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Is performance management up to date?

Modernization of performance management is essential to meet the needs of the federal workforce of the future.

Overview


As both the nature of work and the workforce evolve, changes are required to ensure performance management effectively supports the federal workforce of the future—especially as attracting new talent remains a top challenge for federal agencies.

The Accenture Strategy report, Is Performance Management Performing?, shows that while more than half of federal leaders have made changes to their performance management practices in the past five years, further change is needed. For their part, 85 percent of federal employees believe changes to performance management will bring about significant improvement in workforce performance. In short, today’s approaches are lagging behind. “There’s a growing need to try out new approaches rather than relying on out-of-date, rear-view mirror judgments. At its best, performance management is about the future, not the past—helping employees and agencies to better deliver on their missions.”

"There’s a growing need to try out new approaches rather than relying on out-of-date, rear-view mirror judgments. At its best, performance management is about the future, not the past—helping employees and agencies to better deliver on their missions."

Key Findings

The survey revealed three key findings:

The business of federal government is going digital, but performance management is still analog

Digital technologies are changing the nature of both work and the workforce, and that’s changing what performance management needs to do. Eighty-five percent of federal respondents in the survey report that work is changing: It’s faster, more networked and collaborative, and demands ever-evolving skills. To keep pace, innovation in performance management is needed.

Customers are unique—so are your employees

In business, personalized service is fast becoming the standard, with companies improving the customer experience to drive sales and retention. This shift is also occurring in government services driving the same orientation toward uniqueness to be a part of performance management to improve attraction, development, engagement and retention of top talent.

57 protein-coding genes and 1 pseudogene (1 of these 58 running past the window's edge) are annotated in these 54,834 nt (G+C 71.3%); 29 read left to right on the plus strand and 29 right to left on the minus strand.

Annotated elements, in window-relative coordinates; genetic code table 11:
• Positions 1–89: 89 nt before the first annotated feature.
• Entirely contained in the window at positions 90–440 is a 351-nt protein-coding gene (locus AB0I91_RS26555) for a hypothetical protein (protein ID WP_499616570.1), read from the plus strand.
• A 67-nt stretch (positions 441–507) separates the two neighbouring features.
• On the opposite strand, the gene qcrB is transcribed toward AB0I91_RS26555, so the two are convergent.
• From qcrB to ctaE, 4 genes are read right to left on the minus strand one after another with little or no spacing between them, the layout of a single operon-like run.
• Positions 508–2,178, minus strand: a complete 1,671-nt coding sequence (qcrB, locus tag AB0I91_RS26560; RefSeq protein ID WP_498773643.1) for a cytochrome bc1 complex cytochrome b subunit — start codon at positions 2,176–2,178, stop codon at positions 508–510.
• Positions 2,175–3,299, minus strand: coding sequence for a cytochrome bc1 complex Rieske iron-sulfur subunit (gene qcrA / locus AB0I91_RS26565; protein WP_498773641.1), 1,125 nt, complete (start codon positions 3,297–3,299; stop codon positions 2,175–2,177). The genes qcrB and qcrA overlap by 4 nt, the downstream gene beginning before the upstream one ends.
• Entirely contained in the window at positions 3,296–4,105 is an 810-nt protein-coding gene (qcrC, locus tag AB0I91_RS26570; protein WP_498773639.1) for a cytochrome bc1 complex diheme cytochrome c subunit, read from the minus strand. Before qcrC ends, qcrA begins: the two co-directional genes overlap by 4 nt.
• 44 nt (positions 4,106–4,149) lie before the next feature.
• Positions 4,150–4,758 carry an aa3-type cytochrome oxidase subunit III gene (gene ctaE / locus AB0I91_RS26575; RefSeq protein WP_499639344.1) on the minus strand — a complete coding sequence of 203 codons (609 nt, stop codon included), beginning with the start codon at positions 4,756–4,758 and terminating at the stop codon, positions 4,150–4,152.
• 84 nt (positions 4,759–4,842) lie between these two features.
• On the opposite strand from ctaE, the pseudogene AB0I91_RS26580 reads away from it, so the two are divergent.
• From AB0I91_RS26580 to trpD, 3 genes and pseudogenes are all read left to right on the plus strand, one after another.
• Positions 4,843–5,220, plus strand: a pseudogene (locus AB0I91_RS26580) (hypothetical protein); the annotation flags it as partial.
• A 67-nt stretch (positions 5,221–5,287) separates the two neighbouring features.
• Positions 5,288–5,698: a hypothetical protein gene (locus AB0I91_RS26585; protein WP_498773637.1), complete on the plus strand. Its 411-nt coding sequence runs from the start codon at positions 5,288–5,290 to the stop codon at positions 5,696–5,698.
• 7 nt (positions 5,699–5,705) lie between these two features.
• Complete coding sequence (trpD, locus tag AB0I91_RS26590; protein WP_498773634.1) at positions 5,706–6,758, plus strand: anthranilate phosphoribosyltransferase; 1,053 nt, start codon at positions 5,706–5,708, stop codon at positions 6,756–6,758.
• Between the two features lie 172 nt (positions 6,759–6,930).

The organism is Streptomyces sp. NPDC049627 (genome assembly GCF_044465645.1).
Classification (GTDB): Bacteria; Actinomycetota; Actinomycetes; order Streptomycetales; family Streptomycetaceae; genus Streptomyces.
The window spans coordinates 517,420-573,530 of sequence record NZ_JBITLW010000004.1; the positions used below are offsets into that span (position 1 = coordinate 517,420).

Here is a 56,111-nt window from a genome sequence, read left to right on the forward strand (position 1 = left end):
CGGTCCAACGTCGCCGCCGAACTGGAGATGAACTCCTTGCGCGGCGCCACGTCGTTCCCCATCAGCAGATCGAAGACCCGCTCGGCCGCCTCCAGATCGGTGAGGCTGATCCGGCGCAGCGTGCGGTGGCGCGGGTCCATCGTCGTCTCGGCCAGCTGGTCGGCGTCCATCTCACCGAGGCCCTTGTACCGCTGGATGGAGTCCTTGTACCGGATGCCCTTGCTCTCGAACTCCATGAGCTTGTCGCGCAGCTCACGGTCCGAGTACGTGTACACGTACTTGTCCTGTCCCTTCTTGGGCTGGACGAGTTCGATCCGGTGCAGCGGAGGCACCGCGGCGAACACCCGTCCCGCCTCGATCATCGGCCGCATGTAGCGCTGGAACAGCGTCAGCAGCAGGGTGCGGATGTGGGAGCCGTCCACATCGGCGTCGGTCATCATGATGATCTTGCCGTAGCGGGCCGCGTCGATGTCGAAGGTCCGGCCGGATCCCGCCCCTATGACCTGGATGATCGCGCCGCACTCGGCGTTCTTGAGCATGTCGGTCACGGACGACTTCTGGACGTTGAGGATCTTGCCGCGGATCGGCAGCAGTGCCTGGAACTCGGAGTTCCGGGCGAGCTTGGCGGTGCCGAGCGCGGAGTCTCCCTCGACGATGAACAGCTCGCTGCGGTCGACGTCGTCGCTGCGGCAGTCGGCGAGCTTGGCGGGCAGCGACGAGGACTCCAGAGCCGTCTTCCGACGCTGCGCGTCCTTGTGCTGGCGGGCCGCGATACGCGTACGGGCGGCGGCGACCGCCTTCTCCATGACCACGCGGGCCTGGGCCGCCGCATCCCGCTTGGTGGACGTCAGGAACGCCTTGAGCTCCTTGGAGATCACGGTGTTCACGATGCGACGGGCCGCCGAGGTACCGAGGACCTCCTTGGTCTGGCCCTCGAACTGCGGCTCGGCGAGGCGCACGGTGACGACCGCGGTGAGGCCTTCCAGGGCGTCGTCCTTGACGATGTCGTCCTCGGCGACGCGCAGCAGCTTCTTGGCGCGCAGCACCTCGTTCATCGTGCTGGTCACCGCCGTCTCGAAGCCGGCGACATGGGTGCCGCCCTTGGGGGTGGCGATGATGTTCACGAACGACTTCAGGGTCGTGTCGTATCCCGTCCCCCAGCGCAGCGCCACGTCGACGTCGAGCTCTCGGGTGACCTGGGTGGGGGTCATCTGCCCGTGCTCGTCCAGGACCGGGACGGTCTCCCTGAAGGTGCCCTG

You say “performance management,” your employees say “professional development”

Federal employees have new expectations for their work, framed around opportunity and active participation. They expect federal employers to provide development opportunities, as well as ongoing conversations and coaching.

Analysis

The research demonstrates that performance management needs to perform better. Practices are behind the times with present-day workplace demands, especially in the federal sector.

One striking finding revealed that only 61 percent of federal agencies have made changes to their performance management practices in the past few years.


In contrast, 79 percent of non-federal employers have moderately or significantly changed their practices during the same time.
Some of this difference may be due to the fact that federal work and the workforce might be changing at a slower pace than the private sector (85 percent and 92 percent and 87 percent and 91 percent, respectively), but as the nation’s largest employer, federal agencies must pick up the pace of change.

Fifty-five percent of federal leaders believe most organizations assess performance in ways that are ineffective.

And 59 percent of federal employees feel performance management is lagging due to a “one-size-fits-all” approach.
In comparison, only 46 percent of non-federal respondents across all industries expressed the same sentiment as organizations move away from standardized approaches to personalized practices.
Although there are signs of change, federal agencies need to move faster to revitalize their performance management practices.

Some of the ways are by:

  • Focusing conversations around strengths

  • Being fact-based and employee-centric

  • Fostering employee development

Recommendations

Some of the ways to revitalize performance management in federal government include:
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Helping leaders provide constructive conversations and real-time coaching.

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Embracing simplicity and transparency.

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Personalizing performance management across the workforce.

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Moving people decisions closer to the people.

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Clearly defining what high performance means in the context of the federal workforce of the future.

Contacts

Jeanne Ward
Managing Director, Accenture Federal Services

Britaini Carroll
Senior Manager, Accenture Federal Services

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